Water is apo-dhatu in Pali–Buddha’s language. Water is the external form of our inner selves. One drop of water into a body of water spirals out to everything and everyone. The rivers that we are lead to the one ocean of life.
We go to the waters to gather strength during troubled times, to make peace, to heal our inner fire, or to re-introduce ourselves to the expansiveness of our lives. We go to the water to pray or to simply play in the waves pushing back and forth. In essence we make journeys to the ocean, seas, rivers, waterfalls, streams, lakes, creeks, or hot springs to feel the peace of water, to hear the voices. We listen to water songs. We journey to water to reacquaint ourselves with the experience of fluidity when things in our lives appear stuck. We return again and again to the water that we are mostly composed of and fiercely related to.
Great Mother came before Mother Earth. Great Mother of Water is the spirit of water. The word “Great” honors all that water gives and has given living beings. Great Mother is the essence of the feminine divine because Great Mother spirit has given birth to all that we experience. Feminine divine is not necessarily that which is female, just as masculine is not necessarily male. Feminine divine is difficult to define, as it is an ever-evolving energy within all things on Earth. That which has been labeled feminine in our culture has been limited and often left empty of spirit and divine purpose. Feminine divine and therefore Great Mother of Water is everything that has been given birth and nurtured. Great Mother is everything all that has been brought into existence, manifested, and created, from unseen natural forces of nature.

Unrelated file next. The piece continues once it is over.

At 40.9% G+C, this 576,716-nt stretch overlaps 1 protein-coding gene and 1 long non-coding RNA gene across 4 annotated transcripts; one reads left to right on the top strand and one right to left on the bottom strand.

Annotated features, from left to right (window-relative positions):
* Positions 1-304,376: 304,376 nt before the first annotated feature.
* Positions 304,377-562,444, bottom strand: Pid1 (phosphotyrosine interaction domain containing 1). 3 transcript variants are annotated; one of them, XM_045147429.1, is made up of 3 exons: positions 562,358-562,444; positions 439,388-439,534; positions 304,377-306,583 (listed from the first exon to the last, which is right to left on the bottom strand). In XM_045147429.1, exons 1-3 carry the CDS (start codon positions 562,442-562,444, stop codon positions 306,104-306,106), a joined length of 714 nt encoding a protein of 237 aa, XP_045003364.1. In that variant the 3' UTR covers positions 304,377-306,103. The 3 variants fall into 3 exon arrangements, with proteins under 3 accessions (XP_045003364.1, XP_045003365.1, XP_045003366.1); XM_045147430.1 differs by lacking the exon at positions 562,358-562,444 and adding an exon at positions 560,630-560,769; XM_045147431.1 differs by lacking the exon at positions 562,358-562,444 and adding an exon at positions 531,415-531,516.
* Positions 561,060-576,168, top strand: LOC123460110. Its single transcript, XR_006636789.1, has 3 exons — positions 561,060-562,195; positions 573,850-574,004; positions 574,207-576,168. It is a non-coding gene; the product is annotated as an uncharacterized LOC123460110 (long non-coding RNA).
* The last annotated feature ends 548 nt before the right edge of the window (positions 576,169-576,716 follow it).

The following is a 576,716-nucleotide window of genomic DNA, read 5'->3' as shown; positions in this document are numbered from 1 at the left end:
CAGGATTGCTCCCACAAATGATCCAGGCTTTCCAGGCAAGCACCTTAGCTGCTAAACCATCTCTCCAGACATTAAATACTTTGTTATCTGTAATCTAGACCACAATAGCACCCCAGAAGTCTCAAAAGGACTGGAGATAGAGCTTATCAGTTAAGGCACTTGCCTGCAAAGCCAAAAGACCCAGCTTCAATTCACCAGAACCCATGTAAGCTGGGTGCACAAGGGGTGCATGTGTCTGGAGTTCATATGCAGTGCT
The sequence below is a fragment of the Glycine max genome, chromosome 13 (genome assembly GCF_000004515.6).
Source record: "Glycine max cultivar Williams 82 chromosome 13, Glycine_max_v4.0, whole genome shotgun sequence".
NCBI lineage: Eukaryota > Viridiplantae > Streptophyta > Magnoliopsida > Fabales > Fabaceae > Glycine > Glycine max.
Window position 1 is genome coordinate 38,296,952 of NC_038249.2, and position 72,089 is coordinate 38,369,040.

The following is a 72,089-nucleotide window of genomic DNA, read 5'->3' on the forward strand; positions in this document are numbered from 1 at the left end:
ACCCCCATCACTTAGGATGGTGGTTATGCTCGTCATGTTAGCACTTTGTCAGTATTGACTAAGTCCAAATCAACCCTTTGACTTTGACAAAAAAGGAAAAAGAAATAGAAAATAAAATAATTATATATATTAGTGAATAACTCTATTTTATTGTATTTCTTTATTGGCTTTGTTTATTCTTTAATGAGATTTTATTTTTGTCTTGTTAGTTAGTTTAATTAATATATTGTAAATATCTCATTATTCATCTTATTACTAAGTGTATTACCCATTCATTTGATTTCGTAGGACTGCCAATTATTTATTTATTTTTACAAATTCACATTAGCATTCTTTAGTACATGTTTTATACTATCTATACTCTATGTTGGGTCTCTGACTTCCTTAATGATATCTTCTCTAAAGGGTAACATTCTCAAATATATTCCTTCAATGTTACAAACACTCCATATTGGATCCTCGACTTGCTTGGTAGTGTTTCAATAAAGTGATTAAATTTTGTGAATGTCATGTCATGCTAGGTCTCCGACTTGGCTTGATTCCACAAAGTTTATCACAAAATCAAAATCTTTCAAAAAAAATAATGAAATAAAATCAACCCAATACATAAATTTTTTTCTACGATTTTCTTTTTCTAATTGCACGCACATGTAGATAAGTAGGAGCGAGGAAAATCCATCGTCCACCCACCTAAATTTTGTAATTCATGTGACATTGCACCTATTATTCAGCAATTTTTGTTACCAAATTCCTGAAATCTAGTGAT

At the water we might call out a pray. We might make an offering and call out one of the many names of the Great Mother. In African spiritual traditions she is called Nut or Isis in Egypt, Maam Coumba Lamba Ndoye in Senegal (Lebu), Mami Wata or Naété in Benin and Togo (Fon/Popo), or Yemoja in Nigeria(Yoruba/Ifa) in relations to Olokun (Ifa). Her daughters, who are often united with the Mother, are Hathor in Egypt, Ndiare in Senegal, Afrekete in Benin and Togo, and Oshun in Nigeria (Ifa). In Igbo there is Idemili, Ogbuide, Urashi, Ava. In Japan there is Suijin. In ancient India you might hear of Nagini. In the Shinto tradition there is Benzaiten. Or maybe you know Poseidon, Neptune, Pan, or the Nymphs.
What a fine mirror the Great Mother is, as she reflects all of us from everywhere, within and without. There is no better Dharma.